This is largely a matter of perspective. You really have no choice but to be one of those small town guys who does a little of everything. From divorce to criminal to small business to municipal to animal husbandry. You’ll do all of this because the community needs you to do it. Prepare to travel to nearby (nearby = 2 hours) counties to appear in those courts. For those with adult ADD, you’ll be in heaven. For those who want to become a subject matter expert in one, specific, sharply-definied niche, this wouldn’t be a good marriage.

Sick of traffic every morning and afternoon? That doesn’t exist here. To Colbites, “traffic” is something that is occasionally observed zooming-by on I-70.

You’ll be a bigwig in the local chamber of commerce along with the banker, pharmacist, and funeral home director. The little league team will bear your firm’s name on the back of the jerseys. If you learn how to square dance, you’ll be mayor in a few years.

Overall GPA (on a 4-point scale): 3.42

That’s a solid GPA that would put most students on the honor role. As far as places to work, you couldn’t ask for better, as long as you’re not a big fan of choices……and seafood.

 

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§ 9 Responses to Why not Colby?

  • Sounds pretty appealing. The deal-breaker for me, however, would be the need to do all kinds of law. I have enough trouble as it is staying current with criminal defense.

    • Eric says:

      Same here. Considering that I’m in a fairly specialized niche, it would be tough to try and navigate several areas. Though, the western KS practice of water law is becoming a very needed an exciting field. Yes, I know that sounds like a joke, but it isn’t.

      You probably could focus primarily on criminal law, but you must be willing to travel a 4-6 county circuit.

  • JMo says:

    I don’t eat the sushi here in Nebraska — other than that and a few other inconsequential things a small town is a great place to practice. At 43 I think I’m the youngest lawyer (that I know of) in this county by about 15 years. I telecommute to support my niche practice, but if I didn’t I’d shoot for a practice in contracts, real-estate/land-lord tenant issues, and estate planning and settlement.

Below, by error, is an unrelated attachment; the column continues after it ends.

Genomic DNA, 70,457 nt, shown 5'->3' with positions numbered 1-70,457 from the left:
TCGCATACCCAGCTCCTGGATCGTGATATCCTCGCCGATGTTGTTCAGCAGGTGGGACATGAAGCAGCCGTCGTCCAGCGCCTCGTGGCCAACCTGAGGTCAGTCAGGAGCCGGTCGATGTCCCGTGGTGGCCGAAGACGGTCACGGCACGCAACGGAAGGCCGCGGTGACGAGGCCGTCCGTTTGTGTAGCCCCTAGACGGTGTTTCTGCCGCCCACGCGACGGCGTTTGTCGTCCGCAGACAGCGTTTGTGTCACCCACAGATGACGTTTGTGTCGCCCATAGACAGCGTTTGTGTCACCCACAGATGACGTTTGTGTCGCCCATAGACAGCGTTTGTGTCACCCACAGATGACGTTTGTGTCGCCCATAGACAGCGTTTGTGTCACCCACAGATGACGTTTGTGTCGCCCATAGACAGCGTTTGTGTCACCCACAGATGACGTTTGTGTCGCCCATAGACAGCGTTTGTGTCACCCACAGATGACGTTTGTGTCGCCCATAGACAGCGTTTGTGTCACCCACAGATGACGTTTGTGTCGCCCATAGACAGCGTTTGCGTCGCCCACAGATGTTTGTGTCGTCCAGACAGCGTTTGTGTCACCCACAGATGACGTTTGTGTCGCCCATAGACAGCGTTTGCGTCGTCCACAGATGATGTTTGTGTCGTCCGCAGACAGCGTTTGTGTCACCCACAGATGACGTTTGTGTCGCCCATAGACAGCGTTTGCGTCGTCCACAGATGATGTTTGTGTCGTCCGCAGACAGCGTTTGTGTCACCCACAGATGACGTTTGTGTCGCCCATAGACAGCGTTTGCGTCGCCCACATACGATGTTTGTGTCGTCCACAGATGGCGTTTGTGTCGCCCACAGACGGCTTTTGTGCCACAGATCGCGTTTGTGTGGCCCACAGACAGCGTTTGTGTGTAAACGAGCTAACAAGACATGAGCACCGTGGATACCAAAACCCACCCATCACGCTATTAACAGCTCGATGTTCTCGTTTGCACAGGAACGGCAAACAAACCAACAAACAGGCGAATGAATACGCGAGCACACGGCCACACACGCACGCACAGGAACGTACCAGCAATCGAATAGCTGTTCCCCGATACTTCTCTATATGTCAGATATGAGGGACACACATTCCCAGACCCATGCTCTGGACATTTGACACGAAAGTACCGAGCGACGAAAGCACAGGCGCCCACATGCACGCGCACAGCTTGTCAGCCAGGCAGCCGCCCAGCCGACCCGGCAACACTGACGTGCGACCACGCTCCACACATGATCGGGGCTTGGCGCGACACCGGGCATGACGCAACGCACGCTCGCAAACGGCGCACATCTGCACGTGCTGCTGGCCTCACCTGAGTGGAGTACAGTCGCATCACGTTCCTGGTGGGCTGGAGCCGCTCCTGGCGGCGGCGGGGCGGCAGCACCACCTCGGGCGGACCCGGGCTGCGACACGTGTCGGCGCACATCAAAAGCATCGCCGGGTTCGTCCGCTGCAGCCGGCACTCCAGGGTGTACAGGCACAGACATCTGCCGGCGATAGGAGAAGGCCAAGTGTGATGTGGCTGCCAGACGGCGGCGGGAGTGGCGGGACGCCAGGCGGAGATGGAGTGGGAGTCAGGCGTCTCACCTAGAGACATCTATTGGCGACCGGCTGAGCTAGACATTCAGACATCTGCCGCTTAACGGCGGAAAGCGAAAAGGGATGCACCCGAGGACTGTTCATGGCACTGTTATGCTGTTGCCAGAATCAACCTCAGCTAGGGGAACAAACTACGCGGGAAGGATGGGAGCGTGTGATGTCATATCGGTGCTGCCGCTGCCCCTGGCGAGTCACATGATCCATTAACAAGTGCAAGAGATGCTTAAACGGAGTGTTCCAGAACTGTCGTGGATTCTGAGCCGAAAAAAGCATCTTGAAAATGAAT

• Eric says:

      Frankly, I’m a huge fan of Nebraska sushi, but only if it is cooked on one of those rolly things in a gas station that they use to cook hotdogs and poor quality smoked sausages.

  • senpai71 says:

    I assume there are military bases nearby, since that appears to form a chunk of your work?

  • Dan Hull says:

    It sounds like a miserable tortuous Hell and you can quote me.

  • Joe Ruiz says:

    Assessing the factors that motivate a lawyer to determine where and why to practice law in a particular community vary from person to person. In my view I have considered factors that typically may not be popular and even very difficult to express for concern of being misunderstood. But, I had to be realistic about what factors might influence my probability of success. As a proud yet humble Mexican American, I heavily considered the racial make up of the community I chose to practice in. Credibility is too often judged by one’s ethnicity and preconceived stereotypes, so I wanted to practice in an area that resembled my own ethnicity; I felt this would put me in an even playing field. Culture, values, and world outlook, I believe differ from race to race. My practice has experienced a very healthy measure of success in the last 26 years in large part because I practice in an area where I understand people very well and believe they understand me fully due to our common culture, values and understanding. I hope this comment is helpful as that is my purpose in sharing my thoughts.

  • Eric, you’ve been picked up by ABA’s weekly newsletter. The hits are going to come surging in, I suspect.

    As someone who located out to Western Kansas about eighteen months ago (from central Delaware, of all places!) at the ripe old age of 27 (and just after passing the bar), I considered Colby. I ultimately found it a little *too* small for my own tastes, as I need something a little more substantive. As I ended up in Garden City — a metropolis of 26,000! — it wasn’t that much more, in the grand scheme of things.

    Western Kansas — be it NWKS or SWKS — does constantly get knocked as an undesirable place to live, for reasons which escape me. Well, beyond that the natives have just as much antipathy for Topeka and Johnson County as the latter seem to have for the former. Good job fighting the good fight to disprove that.